The Vector W8 is an American supercar produced from 1990 to 1993. It was manufactured by Vector Aeromotive Corporation, and was designed by Gerald Wiegert and David Kostka. The company utilized the newest and most advanced aerospace materials in building the W8s, which they said justified applying to the car the term "Aeromotive Engineering." Just 19 W8s were produced (17 customer cars and two pre-production cars, the prototype W2, and the two prototypes Avtech AWX3 and AWX3R). A total of 22 automobiles were produced by Vector Aeromotive over the life of the company.
The W8 was essentially an upgrade of the same company's earlier prototype, the Vector W2. The semi-aluminum monocoque chassis was epoxy bonded and riveted with an aluminum honeycomb floor pan, and 5,000 aircraft specification rivets were used in the car's assembly. Everything on the Vector was designed to last the life of the owner, assuming reasonable maintenance. The body was made largely of lightweight carbon fiber and Kevlar, known for its strength, and lightness. The car's level of fit and finish was well beyond that of its competitors. The car was based around a Rodeck resleevable, modified Chevrolet 350 ci (5.7L) V8 racing engine coupled to a custom three-speed transmission. The engine had twin turbochargers, and produced an advertised 650 bhp (485 kW) at 5700 rpm and 649 lb·ft (880 Nm) of torque on 8 lbs of boost. Boost levels were driver adjustable between 8 and 14 lbs and during dyno testing at the factory the engine put out 1200 bhp at 14 lbs of boost.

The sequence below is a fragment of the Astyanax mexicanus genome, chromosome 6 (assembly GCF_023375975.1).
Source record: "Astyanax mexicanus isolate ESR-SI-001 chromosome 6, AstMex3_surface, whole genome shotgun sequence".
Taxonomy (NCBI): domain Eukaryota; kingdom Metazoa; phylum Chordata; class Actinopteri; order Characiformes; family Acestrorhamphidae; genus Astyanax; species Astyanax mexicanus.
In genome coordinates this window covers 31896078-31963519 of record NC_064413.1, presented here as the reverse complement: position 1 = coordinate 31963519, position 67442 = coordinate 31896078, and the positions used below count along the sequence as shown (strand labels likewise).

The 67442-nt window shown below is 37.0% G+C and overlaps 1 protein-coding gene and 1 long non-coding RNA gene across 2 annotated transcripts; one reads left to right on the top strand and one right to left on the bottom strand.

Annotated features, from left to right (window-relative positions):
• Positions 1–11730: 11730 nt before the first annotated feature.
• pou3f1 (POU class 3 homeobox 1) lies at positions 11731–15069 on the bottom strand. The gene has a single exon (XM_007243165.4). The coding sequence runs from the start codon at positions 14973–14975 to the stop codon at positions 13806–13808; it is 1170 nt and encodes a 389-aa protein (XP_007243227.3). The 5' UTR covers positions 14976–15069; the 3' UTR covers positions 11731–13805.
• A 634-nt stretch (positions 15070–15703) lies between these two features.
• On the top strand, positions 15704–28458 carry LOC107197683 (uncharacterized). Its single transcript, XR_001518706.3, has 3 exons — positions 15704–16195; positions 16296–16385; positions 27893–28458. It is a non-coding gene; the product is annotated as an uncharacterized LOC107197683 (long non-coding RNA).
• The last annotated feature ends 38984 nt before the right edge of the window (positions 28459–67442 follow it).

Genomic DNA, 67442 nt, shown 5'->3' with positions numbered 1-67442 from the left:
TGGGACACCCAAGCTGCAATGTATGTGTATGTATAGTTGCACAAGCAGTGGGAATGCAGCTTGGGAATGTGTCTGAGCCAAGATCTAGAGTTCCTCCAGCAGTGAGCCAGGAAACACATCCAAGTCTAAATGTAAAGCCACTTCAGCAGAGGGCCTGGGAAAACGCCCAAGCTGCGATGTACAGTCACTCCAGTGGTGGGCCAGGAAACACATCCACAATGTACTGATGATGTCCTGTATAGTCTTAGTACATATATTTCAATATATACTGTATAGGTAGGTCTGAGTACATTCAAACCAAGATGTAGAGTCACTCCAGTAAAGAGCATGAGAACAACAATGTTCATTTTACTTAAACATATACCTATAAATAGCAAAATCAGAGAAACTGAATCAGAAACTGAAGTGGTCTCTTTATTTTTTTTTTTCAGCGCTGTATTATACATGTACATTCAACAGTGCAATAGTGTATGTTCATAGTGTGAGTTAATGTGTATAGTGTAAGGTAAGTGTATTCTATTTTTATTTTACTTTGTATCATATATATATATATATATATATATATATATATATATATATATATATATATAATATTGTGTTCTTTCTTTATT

Source: Wikipedia (original)